Suppose you have a table called “expenses” that stores expense data as blobs. The table has a column called “amount” that stores the expense amount as a decimal. To retrieve the amount from the blob, you can use the “blobAsDecimal” function as follows −SELECT blobAsDecimal(amount_blob) FROM expenses;
This will return the amount as a decimal value.Example 4: Converting a blob to a double
Suppose you have a table called “employees” that stores employee data as blobs. The table has a column called “salary” that stores the employee’s salary as a double. To retrieve the salary from the blob, you can use the “blobAsDouble” function as follows −SELECT blobAsDouble(salary_blob) FROM employees;
This will return the salary as a double value.Tips and best practices for working with the blob conversion function in Cassandra
Here are some tips and best practices for working with the blob conversion function in Cassandra −
Make sure to specify the correct data type when using the “blobAs*” function. If you specify the wrong data type, you may get an error or incorrect results.
Consider storing your data in a specific data type rather than as a blob if possible. This can improve the performance and efficiency of your queries.
Use the “blobAsText” function with caution. If the blob contains binary data, converting it to text may result in unreadable or corrupt characters.
Use the “blobAsTimestamp” function to convert timestamps stored as blobs to the appropriate data type. This can make it easier to perform date-based queries and manipulations.Conclusion
In this article, we covered the blob conversion function in Cassandra and how it can be used to convert blobs to different data types. We also looked at some examples of converting blobs and discussed some tips and best practices for working with the function. By understanding the blob conversion function and how to use it effectively, you can better manipulate and query the data stored as blobs in Cassandra.
Great, so you’ve set up conversion tracking for events across your marketing tools — but how do you assign a value to these conversions so that you can track revenue?
Tracking conversion values will help you accurately measure your marketing campaigns’ financial impact on your business. You can also send this data to other tracking tools like Facebook or Google Ads and further improve your sales!
In this guide, we’ll learn two methods of tracking conversion value with Google Tag Manager and how to send this data to other marketing tools.
An overview of what we’ll cover:
So let’s start!Why Is Conversion Value Important?
With conversion values, you can quantify the monetary impact each conversion has on your business. This is especially important in eCommerce stores, where different products have different prices.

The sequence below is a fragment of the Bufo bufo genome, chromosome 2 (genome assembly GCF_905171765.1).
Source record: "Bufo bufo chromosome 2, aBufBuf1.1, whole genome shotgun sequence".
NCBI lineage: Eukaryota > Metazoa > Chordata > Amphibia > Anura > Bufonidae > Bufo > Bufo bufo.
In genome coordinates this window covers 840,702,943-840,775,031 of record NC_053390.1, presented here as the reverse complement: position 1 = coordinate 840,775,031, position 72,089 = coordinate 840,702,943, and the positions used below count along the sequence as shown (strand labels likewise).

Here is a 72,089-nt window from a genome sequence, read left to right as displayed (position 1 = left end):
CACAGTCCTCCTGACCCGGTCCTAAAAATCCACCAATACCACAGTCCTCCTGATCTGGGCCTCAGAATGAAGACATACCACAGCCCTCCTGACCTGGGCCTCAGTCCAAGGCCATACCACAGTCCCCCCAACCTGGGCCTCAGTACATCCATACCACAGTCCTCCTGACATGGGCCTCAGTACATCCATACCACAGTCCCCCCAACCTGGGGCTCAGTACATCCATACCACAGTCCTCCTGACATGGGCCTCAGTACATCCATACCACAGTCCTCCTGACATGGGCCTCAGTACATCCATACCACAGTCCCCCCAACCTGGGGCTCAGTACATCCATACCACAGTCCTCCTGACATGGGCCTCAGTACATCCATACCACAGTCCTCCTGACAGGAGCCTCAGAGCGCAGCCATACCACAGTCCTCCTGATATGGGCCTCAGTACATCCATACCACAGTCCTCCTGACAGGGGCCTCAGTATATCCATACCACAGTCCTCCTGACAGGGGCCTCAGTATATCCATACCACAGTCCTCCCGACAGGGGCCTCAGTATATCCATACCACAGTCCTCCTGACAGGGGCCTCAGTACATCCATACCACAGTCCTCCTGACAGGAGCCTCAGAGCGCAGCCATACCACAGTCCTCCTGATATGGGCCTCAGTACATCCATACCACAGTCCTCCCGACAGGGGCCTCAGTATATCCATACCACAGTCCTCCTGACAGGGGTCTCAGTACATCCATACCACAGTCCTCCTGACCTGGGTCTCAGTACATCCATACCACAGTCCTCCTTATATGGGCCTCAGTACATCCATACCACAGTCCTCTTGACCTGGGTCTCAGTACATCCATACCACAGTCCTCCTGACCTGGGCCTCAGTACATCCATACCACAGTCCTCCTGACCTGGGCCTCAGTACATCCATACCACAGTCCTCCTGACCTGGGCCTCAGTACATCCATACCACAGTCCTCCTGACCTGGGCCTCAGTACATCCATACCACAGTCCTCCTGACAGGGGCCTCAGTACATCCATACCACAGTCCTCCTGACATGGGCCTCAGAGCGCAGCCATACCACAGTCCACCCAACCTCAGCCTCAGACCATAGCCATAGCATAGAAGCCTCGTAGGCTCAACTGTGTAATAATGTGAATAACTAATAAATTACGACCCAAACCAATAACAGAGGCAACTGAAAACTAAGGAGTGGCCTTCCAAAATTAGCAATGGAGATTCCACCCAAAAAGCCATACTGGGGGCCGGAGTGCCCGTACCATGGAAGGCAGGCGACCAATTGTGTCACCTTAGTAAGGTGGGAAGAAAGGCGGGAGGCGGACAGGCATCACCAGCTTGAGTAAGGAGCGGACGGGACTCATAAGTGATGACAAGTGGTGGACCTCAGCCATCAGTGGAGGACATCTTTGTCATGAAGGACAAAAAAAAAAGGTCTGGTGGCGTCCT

So you can add the conversion value as 1 dollar or 1 euro (depending on the currency or the price of the product that converts).
For example, if you keep the Conversion Value as 1, it will count the value of 10 conversions as $10.
Let’s consider an eCommerce store with different products available at a wide range of prices.
This time, the conversion value will depend on the total order value.
This final value is the amount we’ll send to our Google Ads conversion tracking, Facebook conversion tracking, and also to the sales event that fires in Google Analytics.
We can transfer this information using different methods, but the best practice is to do it with a custom Data Layer.
🚨 Note: If you find that the data layer contains the right information but isn’t in the format you can use, check out our handy guide on how to transform the data layer with Google Tag Manager.Implementing Your Custom Data Layer
You’ll find the custom Data Layer for your website under the Data Layer tab of Google Tag Manager’s preview and debug console.
🚨 Note: This holds true for a website built in WordPress with the Woo-Commerce plugin. However, this will change based on the installation of your website.
But first, let’s discuss what it means to implement a custom Data Layer.
To demonstrate, we’ll take a look at a new order with a different conversion value.
If you have implemented a custom Data Layer for the web page, you’ll be able to see this order’s details under the Data Layer tab of the preview mode: things like the tax, shipping cost, payment type, individual products, and more.
We can collect all of this information and send it to tracking tools that help us manage and analyze conversion data.
You can implement a similar custom Data Layer using the plugin Google Tag Manager for WordPress by Thomas Gieger. This plugin enables the Data Layer for the transaction page on our website.
Depending on your website, you might need to use a different plugin or ask the developer of your website to add the conversion values directly to the Data Layer.
Next, to send these values to the tracking tools, you’ll need a Data Layer variable.Capturing Conversion Value with the GTM Variable
A data layer will always consist of key-value pairs (if these are unfamiliar to you, check out our post on UTM parameters). For example, if transactionTotal is the key, our value will be 40.
We’ll use this key and add it to a variable. Let’s open the Variables section on Google Tag Manager and create a New Variable.
We’ll also add a name to the variable and select the Data Layer Variable as the variable type.
Next, we need to add the key for the variable. In our case, the key will be transactionTotal.